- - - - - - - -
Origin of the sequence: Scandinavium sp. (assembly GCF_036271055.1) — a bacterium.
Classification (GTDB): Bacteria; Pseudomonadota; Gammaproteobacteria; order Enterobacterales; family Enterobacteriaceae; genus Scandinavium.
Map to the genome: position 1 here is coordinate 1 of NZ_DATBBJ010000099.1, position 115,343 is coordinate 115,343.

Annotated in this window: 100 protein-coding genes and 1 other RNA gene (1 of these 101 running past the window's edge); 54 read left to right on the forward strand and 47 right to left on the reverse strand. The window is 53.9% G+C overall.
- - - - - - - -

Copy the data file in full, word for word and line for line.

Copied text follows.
Origin of the sequence: Scandinavium sp. (assembly GCF_036271055.1) — a bacterium.
Classification (GTDB): Bacteria; Pseudomonadota; Gammaproteobacteria; order Enterobacterales; family Enterobacteriaceae; genus Scandinavium.
Map to the genome: position 1 here is coordinate 1 of NZ_DATBBJ010000099.1, position 115,343 is coordinate 115,343.

Annotated in this window: 100 protein-coding genes and 1 other RNA gene (1 of these 101 running past the window's edge); 54 read left to right on the forward strand and 47 right to left on the reverse strand. The window is 53.9% G+C overall.